You should look for other pharmacist role models. The ones you work with see to be more interested in moralizing, judging, and making up rules than they are taking care of patients.
  18. joetrisman

    joetrisman

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    Speaking of you, how's your business? still working at the independent as well?
  19. All4MyDaughter

    All4MyDaughter SDN Mommystrator Staff Member Administrator SDN Senior Moderator Lifetime Donor Partner Organization

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    Business is great! I have a ton of patients now, and I'm picking up 3-4 shifts per month at the independent. The owner asked me to cover all his shifts plus a few of the PIC's in October (about 90 hours) so that will be a nice chunk of change before I have the baby. Plus, I just got another contract job (it's also a work-from-home deal) that is worth 25K. Since we were already used to living just on my husband's salary + my residency salary, that's all I have been paying myself from the business proceeds and we're banking the rest to use for paying off loans and whatever else. The only extravagance we've allowed ourselves so far is a pre-owned Honda Odyssey. We could have paid cash for it, but the interest rate is lower than my student loan payment. :rolleyes:

    My son and I were sick most of July (we got effing pertussis!!!), so it's been super nice to not have to go to work somewhere every day.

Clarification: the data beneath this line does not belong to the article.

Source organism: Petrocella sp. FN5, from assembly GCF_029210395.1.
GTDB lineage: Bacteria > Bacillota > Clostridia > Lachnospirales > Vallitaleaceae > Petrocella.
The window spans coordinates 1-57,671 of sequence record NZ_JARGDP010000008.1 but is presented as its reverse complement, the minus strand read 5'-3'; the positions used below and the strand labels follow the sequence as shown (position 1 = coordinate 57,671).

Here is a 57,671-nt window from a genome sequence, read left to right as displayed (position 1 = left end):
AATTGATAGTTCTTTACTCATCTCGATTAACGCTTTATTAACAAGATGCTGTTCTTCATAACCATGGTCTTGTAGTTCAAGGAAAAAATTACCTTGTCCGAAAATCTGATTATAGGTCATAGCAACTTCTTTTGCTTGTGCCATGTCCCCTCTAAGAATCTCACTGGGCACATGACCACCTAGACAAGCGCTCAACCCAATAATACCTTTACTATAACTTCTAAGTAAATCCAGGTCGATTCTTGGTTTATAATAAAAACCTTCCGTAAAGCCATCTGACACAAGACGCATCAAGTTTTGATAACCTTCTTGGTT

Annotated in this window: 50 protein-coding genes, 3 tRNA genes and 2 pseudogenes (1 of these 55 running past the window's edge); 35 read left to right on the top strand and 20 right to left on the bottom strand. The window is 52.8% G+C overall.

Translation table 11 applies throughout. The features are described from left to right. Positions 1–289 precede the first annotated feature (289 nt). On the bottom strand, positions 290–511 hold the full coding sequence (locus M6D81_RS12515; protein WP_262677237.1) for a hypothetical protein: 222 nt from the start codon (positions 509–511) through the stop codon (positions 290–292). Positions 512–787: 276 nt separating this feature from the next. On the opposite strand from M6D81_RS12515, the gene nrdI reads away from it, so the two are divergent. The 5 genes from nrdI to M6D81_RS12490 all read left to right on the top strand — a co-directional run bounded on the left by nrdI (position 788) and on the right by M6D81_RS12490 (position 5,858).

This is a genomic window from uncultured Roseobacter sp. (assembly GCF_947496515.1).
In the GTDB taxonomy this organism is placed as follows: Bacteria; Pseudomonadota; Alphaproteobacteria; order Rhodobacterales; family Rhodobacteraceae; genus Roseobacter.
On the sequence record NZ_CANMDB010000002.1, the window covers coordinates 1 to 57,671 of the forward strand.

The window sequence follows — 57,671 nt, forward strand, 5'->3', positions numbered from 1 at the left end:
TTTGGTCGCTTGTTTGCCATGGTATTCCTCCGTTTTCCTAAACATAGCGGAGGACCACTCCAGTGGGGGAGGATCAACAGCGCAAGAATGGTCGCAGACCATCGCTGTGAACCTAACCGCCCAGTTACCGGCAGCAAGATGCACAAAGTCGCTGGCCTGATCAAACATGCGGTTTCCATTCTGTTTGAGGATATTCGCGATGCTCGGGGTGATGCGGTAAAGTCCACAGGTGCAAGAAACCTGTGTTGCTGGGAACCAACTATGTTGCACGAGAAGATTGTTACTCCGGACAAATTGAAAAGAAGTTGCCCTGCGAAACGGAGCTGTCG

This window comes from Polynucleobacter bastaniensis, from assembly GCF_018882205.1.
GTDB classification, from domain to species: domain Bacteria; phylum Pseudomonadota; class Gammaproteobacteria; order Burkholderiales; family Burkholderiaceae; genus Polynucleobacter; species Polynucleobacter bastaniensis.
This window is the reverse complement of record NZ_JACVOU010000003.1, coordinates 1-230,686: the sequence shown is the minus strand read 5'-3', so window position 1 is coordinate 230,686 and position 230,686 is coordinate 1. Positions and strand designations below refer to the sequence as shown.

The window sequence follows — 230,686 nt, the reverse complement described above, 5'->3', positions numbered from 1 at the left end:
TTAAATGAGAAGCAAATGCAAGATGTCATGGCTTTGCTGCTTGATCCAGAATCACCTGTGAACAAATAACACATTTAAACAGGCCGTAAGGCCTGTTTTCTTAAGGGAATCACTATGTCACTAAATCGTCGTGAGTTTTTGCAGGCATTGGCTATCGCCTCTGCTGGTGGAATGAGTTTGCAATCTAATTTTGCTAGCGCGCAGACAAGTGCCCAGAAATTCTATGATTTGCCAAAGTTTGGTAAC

20. Pharmavixen

    Pharmavixen foxy pharmacist

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    After I graduated in 1986, I completed a specialized residency in the treatment of drug and alcohol abuse and then went to work in retail. At that time, pharmacies did not sell syringes for non-medical reasons. Also at that time, AIDS was killing scores of people. We watched young people die horribly and there were no treatments other than palliative. So I was one of the pharmacists selling syringes to addicts behind my boss' back. I was not breaking the law, as syringes were never prescription here (Ontario), but it was a violation of traditional policy at all drug stores.

    Making clean needles available cuts down on the transmission of blood-borne diseases. End of story.

    Oh, and making clean needles available does not enable heroin addiction. If that were true, then more diabetics would be heroin addicts, no?
  21. Old Timer

    Old Timer SDN Advisor SDN Advisor